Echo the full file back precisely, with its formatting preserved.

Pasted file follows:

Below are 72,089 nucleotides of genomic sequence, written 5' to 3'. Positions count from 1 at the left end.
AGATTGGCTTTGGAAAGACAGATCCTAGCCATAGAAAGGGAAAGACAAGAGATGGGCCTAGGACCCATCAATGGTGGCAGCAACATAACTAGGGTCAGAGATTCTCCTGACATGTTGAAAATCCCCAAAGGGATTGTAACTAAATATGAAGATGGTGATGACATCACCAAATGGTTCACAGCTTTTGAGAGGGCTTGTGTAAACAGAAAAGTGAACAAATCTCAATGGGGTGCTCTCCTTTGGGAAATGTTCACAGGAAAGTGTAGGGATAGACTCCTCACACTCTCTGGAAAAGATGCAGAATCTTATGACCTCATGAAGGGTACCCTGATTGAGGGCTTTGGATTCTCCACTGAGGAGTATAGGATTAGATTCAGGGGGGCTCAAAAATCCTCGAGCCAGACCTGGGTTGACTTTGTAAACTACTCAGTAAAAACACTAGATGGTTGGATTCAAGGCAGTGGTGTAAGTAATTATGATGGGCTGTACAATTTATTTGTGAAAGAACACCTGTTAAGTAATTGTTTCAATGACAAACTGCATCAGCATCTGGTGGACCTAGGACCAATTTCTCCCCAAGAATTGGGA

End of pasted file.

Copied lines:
Below are 72,089 nucleotides of genomic sequence, written 5' to 3'. Positions count from 1 at the left end.
AGATTGGCTTTGGAAAGACAGATCCTAGCCATAGAAAGGGAAAGACAAGAGATGGGCCTAGGACCCATCAATGGTGGCAGCAACATAACTAGGGTCAGAGATTCTCCTGACATGTTGAAAATCCCCAAAGGGATTGTAACTAAATATGAAGATGGTGATGACATCACCAAATGGTTCACAGCTTTTGAGAGGGCTTGTGTAAACAGAAAAGTGAACAAATCTCAATGGGGTGCTCTCCTTTGGGAAATGTTCACAGGAAAGTGTAGGGATAGACTCCTCACACTCTCTGGAAAAGATGCAGAATCTTATGACCTCATGAAGGGTACCCTGATTGAGGGCTTTGGATTCTCCACTGAGGAGTATAGGATTAGATTCAGGGGGGCTCAAAAATCCTCGAGCCAGACCTGGGTTGACTTTGTAAACTACTCAGTAAAAACACTAGATGGTTGGATTCAAGGCAGTGGTGTAAGTAATTATGATGGGCTGTACAATTTATTTGTGAAAGAACACCTGTTAAGTAATTGTTTCAATGACAAACTGCATCAGCATCTGGTGGACCTAGGACCAATTTCTCCCCAAGAATTGGGA